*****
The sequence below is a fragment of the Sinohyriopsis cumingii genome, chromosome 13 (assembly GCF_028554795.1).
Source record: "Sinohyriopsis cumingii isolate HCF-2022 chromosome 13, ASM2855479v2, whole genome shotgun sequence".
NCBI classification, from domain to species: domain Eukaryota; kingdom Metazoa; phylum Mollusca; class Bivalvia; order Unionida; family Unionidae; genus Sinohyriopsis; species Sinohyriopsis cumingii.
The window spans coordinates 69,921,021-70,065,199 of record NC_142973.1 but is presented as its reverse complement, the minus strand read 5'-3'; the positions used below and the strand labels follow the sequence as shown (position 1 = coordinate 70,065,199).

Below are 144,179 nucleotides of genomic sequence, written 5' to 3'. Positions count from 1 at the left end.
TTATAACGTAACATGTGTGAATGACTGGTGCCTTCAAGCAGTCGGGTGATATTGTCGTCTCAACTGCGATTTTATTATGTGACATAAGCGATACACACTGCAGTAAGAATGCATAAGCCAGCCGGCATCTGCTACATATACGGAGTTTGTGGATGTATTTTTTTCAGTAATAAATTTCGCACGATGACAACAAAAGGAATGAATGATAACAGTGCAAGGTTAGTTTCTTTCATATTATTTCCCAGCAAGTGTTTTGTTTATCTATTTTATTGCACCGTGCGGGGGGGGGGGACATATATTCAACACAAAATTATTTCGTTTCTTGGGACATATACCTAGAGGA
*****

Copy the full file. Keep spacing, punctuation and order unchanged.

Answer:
The sequence below is a fragment of the Sinohyriopsis cumingii genome, chromosome 13 (assembly GCF_028554795.1).
Source record: "Sinohyriopsis cumingii isolate HCF-2022 chromosome 13, ASM2855479v2, whole genome shotgun sequence".
NCBI classification, from domain to species: domain Eukaryota; kingdom Metazoa; phylum Mollusca; class Bivalvia; order Unionida; family Unionidae; genus Sinohyriopsis; species Sinohyriopsis cumingii.
The window spans coordinates 69,921,021-70,065,199 of record NC_142973.1 but is presented as its reverse complement, the minus strand read 5'-3'; the positions used below and the strand labels follow the sequence as shown (position 1 = coordinate 70,065,199).

Below are 144,179 nucleotides of genomic sequence, written 5' to 3'. Positions count from 1 at the left end.
TTATAACGTAACATGTGTGAATGACTGGTGCCTTCAAGCAGTCGGGTGATATTGTCGTCTCAACTGCGATTTTATTATGTGACATAAGCGATACACACTGCAGTAAGAATGCATAAGCCAGCCGGCATCTGCTACATATACGGAGTTTGTGGATGTATTTTTTTCAGTAATAAATTTCGCACGATGACAACAAAAGGAATGAATGATAACAGTGCAAGGTTAGTTTCTTTCATATTATTTCCCAGCAAGTGTTTTGTTTATCTATTTTATTGCACCGTGCGGGGGGGGGGGACATATATTCAACACAAAATTATTTCGTTTCTTGGGACATATACCTAGAGGA